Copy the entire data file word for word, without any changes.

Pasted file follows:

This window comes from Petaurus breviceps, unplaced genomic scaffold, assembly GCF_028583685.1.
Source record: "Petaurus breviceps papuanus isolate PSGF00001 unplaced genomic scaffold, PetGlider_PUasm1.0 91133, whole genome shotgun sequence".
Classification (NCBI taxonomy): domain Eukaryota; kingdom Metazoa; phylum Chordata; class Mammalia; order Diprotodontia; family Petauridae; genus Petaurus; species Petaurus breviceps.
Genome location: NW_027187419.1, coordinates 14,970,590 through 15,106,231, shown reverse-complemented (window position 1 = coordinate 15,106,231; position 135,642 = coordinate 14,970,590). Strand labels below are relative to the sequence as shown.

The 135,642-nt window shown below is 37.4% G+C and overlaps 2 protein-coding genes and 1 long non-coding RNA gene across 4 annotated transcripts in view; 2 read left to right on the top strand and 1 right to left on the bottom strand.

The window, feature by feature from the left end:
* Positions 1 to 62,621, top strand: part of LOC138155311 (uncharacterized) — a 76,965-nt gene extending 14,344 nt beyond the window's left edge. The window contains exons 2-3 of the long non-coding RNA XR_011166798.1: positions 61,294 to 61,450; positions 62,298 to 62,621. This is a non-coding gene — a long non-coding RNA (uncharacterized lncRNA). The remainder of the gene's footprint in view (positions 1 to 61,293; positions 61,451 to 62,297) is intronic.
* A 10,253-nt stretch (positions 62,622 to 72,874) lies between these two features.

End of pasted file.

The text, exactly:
This window comes from Petaurus breviceps, unplaced genomic scaffold, assembly GCF_028583685.1.
Source record: "Petaurus breviceps papuanus isolate PSGF00001 unplaced genomic scaffold, PetGlider_PUasm1.0 91133, whole genome shotgun sequence".
Classification (NCBI taxonomy): domain Eukaryota; kingdom Metazoa; phylum Chordata; class Mammalia; order Diprotodontia; family Petauridae; genus Petaurus; species Petaurus breviceps.
Genome location: NW_027187419.1, coordinates 14,970,590 through 15,106,231, shown reverse-complemented (window position 1 = coordinate 15,106,231; position 135,642 = coordinate 14,970,590). Strand labels below are relative to the sequence as shown.

The 135,642-nt window shown below is 37.4% G+C and overlaps 2 protein-coding genes and 1 long non-coding RNA gene across 4 annotated transcripts in view; 2 read left to right on the top strand and 1 right to left on the bottom strand.

The window, feature by feature from the left end:
* Positions 1 to 62,621, top strand: part of LOC138155311 (uncharacterized) — a 76,965-nt gene extending 14,344 nt beyond the window's left edge. The window contains exons 2-3 of the long non-coding RNA XR_011166798.1: positions 61,294 to 61,450; positions 62,298 to 62,621. This is a non-coding gene — a long non-coding RNA (uncharacterized lncRNA). The remainder of the gene's footprint in view (positions 1 to 61,293; positions 61,451 to 62,297) is intronic.
* A 10,253-nt stretch (positions 62,622 to 72,874) lies between these two features.